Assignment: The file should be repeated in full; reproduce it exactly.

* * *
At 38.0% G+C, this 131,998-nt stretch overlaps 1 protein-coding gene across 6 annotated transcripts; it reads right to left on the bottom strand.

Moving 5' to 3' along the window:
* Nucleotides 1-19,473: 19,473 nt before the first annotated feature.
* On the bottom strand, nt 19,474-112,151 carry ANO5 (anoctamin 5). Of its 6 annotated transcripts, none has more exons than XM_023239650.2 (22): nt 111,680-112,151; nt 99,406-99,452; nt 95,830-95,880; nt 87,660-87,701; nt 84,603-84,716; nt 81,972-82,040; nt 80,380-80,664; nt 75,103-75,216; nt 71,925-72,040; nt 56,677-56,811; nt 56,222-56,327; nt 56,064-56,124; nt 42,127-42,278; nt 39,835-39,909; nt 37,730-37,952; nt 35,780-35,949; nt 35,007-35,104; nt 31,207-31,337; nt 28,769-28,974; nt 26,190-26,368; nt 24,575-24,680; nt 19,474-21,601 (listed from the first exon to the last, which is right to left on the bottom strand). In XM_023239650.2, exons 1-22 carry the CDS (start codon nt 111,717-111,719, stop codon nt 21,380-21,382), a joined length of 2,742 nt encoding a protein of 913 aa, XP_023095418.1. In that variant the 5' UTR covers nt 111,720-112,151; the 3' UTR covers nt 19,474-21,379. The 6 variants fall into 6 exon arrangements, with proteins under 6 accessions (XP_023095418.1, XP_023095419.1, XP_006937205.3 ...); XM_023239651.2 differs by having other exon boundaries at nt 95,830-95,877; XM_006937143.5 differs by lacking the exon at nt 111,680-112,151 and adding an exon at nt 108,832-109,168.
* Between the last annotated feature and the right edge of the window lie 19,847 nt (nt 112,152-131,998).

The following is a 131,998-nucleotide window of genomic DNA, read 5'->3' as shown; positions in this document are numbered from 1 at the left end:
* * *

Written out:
At 38.0% G+C, this 131,998-nt stretch overlaps 1 protein-coding gene across 6 annotated transcripts; it reads right to left on the bottom strand.

Moving 5' to 3' along the window:
* Nucleotides 1-19,473: 19,473 nt before the first annotated feature.
* On the bottom strand, nt 19,474-112,151 carry ANO5 (anoctamin 5). Of its 6 annotated transcripts, none has more exons than XM_023239650.2 (22): nt 111,680-112,151; nt 99,406-99,452; nt 95,830-95,880; nt 87,660-87,701; nt 84,603-84,716; nt 81,972-82,040; nt 80,380-80,664; nt 75,103-75,216; nt 71,925-72,040; nt 56,677-56,811; nt 56,222-56,327; nt 56,064-56,124; nt 42,127-42,278; nt 39,835-39,909; nt 37,730-37,952; nt 35,780-35,949; nt 35,007-35,104; nt 31,207-31,337; nt 28,769-28,974; nt 26,190-26,368; nt 24,575-24,680; nt 19,474-21,601 (listed from the first exon to the last, which is right to left on the bottom strand). In XM_023239650.2, exons 1-22 carry the CDS (start codon nt 111,717-111,719, stop codon nt 21,380-21,382), a joined length of 2,742 nt encoding a protein of 913 aa, XP_023095418.1. In that variant the 5' UTR covers nt 111,720-112,151; the 3' UTR covers nt 19,474-21,379. The 6 variants fall into 6 exon arrangements, with proteins under 6 accessions (XP_023095418.1, XP_023095419.1, XP_006937205.3 ...); XM_023239651.2 differs by having other exon boundaries at nt 95,830-95,877; XM_006937143.5 differs by lacking the exon at nt 111,680-112,151 and adding an exon at nt 108,832-109,168.
* Between the last annotated feature and the right edge of the window lie 19,847 nt (nt 112,152-131,998).

The following is a 131,998-nucleotide window of genomic DNA, read 5'->3' as shown; positions in this document are numbered from 1 at the left end: